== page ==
The big questions I have are, will blogs.oracle.com include natively non employee blogs like Orablogs does now. Of course there are a lot of non Oracle employee Oracle blogs out there anyway independant of orablogs but some authors originally hosted their blogs on Brian's site.

The second question I have is will Oracle implement a blog aggregator like orablogs on its new blog.oracle.com site, I hope that it does, I think that it should, I also hope that they invite all the current crop of bloggers, e.g. copy across Brians opml file and ping all the blogs as Brian does. This would be a great resource for everyone.

Oracle defends security record

Oracle defends security record - By Munir Kotadia

"Oracle has shrugged off criticisms of its recent security record, saying that one of the company's biggest security concerns is that its customers are so used to being secure that they are not used to applying patches."

Interesting listener.ora / listener password and VMS error

I saw this evening on my Oracle security forum a post titled "listener.ora password" where the poster has been trying to set and save a listener password on VMS with 9iR2 but it failed with errors:

TNS-12570
TNS-12560
TNS-00530

He says the issue is becuase they are using something called host naming to connect to the database and they have a blank listener.ora file. A quick check on Google failed to find a solution to the issue but I did find a very nice paper called "Security best practice: Host Naming and URL conventions" written by Gunter Ollmann. If anyone has any ideas to solve taupirho's problem please log onto my Oracle security forum and let him know.

Interesting thought on security advisories

I was browsing Niall's blog the other day and made a note about a post titled "Security as Marketing" which i thought gave quite a good view point of someone who is not as avid a security watcher as me and it is interesting to see how others see the latest security news and viewpoints.

A great snort rule to detect the mod_plsql 0-day bug

I was emailed on Thursday evening by Richard Quintin who wrote to tell me that he had read my post about the DB18 exploit code being made available. He said that he had written a snort rule that will catch the bug being exploited as he figured if it is that easy to exploit the bad guys will be at it.

Anyhow Alex Kirk responded with a more efficient rule and Richard thought i might like to post it here for the benefit of all of those who read this blog and who want to protect their databases from this issue. All credit goes to Alex Kirk. Here is the rule:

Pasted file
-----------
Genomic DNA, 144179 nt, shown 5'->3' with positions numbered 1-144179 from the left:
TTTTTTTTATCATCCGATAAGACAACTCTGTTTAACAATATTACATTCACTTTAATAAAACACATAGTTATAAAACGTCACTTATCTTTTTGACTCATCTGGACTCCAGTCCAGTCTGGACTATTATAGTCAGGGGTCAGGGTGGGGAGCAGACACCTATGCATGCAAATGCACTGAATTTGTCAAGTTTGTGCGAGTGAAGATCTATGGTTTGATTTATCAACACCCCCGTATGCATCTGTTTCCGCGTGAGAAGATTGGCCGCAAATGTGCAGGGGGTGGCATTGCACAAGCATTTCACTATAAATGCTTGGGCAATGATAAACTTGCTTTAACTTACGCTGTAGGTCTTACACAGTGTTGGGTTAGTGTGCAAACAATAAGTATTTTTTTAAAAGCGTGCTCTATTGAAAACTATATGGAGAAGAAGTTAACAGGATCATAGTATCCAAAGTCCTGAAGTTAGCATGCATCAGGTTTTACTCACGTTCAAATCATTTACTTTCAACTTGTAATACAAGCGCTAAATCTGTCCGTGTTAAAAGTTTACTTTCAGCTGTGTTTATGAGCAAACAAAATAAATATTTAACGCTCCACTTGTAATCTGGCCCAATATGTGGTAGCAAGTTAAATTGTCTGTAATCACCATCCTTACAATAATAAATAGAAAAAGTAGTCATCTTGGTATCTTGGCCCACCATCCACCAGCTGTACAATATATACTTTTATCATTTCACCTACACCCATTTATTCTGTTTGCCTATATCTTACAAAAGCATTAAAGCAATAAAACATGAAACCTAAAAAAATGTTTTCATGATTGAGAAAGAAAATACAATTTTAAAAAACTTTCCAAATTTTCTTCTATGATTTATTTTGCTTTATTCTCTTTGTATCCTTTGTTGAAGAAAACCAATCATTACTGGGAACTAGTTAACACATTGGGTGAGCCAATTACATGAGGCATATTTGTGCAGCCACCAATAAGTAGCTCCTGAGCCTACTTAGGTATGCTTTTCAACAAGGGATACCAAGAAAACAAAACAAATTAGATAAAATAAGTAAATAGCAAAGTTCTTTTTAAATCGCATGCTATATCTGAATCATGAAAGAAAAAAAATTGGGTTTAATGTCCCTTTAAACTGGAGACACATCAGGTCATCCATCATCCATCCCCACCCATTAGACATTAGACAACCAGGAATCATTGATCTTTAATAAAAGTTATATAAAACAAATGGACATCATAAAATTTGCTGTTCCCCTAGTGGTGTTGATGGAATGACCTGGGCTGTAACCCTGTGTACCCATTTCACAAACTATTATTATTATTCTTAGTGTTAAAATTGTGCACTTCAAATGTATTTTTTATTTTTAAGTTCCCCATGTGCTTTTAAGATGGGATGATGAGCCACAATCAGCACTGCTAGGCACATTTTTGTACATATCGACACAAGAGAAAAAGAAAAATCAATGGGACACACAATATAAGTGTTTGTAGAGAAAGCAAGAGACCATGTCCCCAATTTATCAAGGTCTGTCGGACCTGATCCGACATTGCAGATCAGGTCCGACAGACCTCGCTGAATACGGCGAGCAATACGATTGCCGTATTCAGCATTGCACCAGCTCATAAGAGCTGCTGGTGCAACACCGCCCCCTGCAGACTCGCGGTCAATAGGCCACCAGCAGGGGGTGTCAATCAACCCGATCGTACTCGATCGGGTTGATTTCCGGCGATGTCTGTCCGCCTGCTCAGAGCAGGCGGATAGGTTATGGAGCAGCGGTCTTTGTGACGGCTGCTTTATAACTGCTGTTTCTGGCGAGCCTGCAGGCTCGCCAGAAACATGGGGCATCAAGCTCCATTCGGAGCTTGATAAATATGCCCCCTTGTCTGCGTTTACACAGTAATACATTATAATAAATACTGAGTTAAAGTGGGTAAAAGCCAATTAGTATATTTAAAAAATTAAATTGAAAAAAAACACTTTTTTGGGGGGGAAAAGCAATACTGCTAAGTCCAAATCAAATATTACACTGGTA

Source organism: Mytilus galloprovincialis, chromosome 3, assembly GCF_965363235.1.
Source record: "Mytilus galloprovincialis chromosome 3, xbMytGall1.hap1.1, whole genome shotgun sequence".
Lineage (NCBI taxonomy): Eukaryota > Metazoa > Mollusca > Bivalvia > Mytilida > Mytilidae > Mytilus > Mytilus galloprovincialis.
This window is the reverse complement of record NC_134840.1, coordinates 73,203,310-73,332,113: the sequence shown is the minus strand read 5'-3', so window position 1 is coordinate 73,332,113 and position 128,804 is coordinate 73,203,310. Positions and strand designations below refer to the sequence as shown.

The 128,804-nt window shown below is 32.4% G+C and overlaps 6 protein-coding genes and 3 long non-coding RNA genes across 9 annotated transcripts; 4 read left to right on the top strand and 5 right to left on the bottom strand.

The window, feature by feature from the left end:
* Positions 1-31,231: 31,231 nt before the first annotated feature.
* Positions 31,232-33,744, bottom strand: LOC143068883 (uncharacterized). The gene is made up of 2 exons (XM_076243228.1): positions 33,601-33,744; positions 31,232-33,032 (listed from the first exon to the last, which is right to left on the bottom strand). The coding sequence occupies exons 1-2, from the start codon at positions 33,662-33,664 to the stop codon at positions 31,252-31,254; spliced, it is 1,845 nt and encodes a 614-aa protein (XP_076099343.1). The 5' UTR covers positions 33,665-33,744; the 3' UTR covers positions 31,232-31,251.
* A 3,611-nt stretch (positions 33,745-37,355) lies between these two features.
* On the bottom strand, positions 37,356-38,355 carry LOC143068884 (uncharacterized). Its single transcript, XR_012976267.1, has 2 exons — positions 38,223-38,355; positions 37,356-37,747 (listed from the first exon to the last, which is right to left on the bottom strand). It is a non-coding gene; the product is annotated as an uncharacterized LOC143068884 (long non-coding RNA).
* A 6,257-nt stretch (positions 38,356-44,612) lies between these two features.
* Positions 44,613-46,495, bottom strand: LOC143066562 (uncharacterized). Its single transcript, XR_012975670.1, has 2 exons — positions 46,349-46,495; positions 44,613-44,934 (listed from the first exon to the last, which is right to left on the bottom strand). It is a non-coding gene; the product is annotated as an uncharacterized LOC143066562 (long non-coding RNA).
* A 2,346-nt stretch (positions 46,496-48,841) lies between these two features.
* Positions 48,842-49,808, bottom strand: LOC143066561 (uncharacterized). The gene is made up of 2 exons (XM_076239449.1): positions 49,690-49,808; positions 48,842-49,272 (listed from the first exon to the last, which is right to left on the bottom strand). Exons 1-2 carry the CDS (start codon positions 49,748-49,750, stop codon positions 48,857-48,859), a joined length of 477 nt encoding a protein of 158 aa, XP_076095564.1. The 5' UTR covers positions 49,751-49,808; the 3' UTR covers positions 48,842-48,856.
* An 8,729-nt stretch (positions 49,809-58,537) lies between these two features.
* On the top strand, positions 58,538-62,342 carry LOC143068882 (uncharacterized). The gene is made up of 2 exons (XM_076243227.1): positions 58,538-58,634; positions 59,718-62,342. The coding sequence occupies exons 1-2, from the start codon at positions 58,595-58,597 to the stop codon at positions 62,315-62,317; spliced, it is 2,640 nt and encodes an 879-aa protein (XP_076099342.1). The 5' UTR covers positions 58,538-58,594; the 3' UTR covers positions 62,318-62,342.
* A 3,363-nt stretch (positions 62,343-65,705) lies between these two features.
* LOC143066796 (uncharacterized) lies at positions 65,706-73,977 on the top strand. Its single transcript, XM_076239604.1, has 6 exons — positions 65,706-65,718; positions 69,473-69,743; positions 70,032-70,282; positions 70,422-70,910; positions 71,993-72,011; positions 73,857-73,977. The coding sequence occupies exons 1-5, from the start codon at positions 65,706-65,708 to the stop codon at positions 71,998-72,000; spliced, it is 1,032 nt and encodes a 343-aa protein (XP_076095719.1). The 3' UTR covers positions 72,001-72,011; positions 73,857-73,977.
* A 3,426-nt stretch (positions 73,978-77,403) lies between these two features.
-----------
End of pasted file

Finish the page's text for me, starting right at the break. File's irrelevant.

alert tcp $EXTERNAL_NET any -> $SQL_SERVERS $ORACLE_PORTS (msg:"ORACLE
AUTH_ALTER_SESSION exploit attempt"; flow:to_server,established;
content:"AUTH_ALTER_SESSION"; nocase;
pcre:"/AUTH_ALTER_SESSION(?!.{1,10}ALTER\s+SESSION\s+SET)/smi";
reference:http://www.imperva.com/application_defense_center/papers/oracle-dbms-01172006.html;
classtype:attempted-admin; )
tag:session,5,packets; )


Oracle aims to tone security muscle with Fusion

Oracle aims to tone security muscle with Fusion - By Joris Evers

"REDWOOD SHORES, Calif.--Billions of dollars worth of acquisitions have bought Oracle a perhaps unexpected bonus: security lessons.

Last year, the technology maker bought more than a dozen companies. Now it's picking up tips from those operations and using them in a major overhaul of its business applications software, an initiative called Project Fusion. Other products and processes are benefiting, too."


The really interesting quote for me in this artiel is the mention that Oracle in 11g will secure the database product out of the box rather than the current completely open status the database products enjoy by default now. This is very welcome news for all customers of Oracle. I have been writing about the problems of the Oracle database being open by default for years. I remember I had an email from Mary Ann Davidson a couple of years or so ago where she asked what i thought was an off the cuff theorectical question about what i would secure first in Oracle, also we discussed a secure out of the box version of Oracle, I think I suggested using a wizard to help secure the product by default. I don't or one minute think Mary Ann took notice of me particularly but I do welcome the fact that she is taking notice of the main issues and doing something to fix them. Great news, thanks Joris!

leaking information about Oracle databases could be a dangerous thing

I got an email from a someone last week (I wont reveal his name as I didn't ask him if it is OK to mention it here) who said he had found an interesting link whilst looking for something else and he thought I would find its contents interesting. The link is "Welcome to ITEC's Orasnap reports". This page has a lot of links to detailed reports generated by some tool called OraSnap v3.0.0 that reveals a lot of details about a lot of databases. An example is here.

Whilst it might not be possible for a hacker to access to these databases, some of the information is recent and detailed. The person who sent me this link said I should take a look as its interesting to see the details some sites reveal. The message here is check what your own websites reveal about your own Oracle installations. Don't send out a calling card inviting hackers to come in.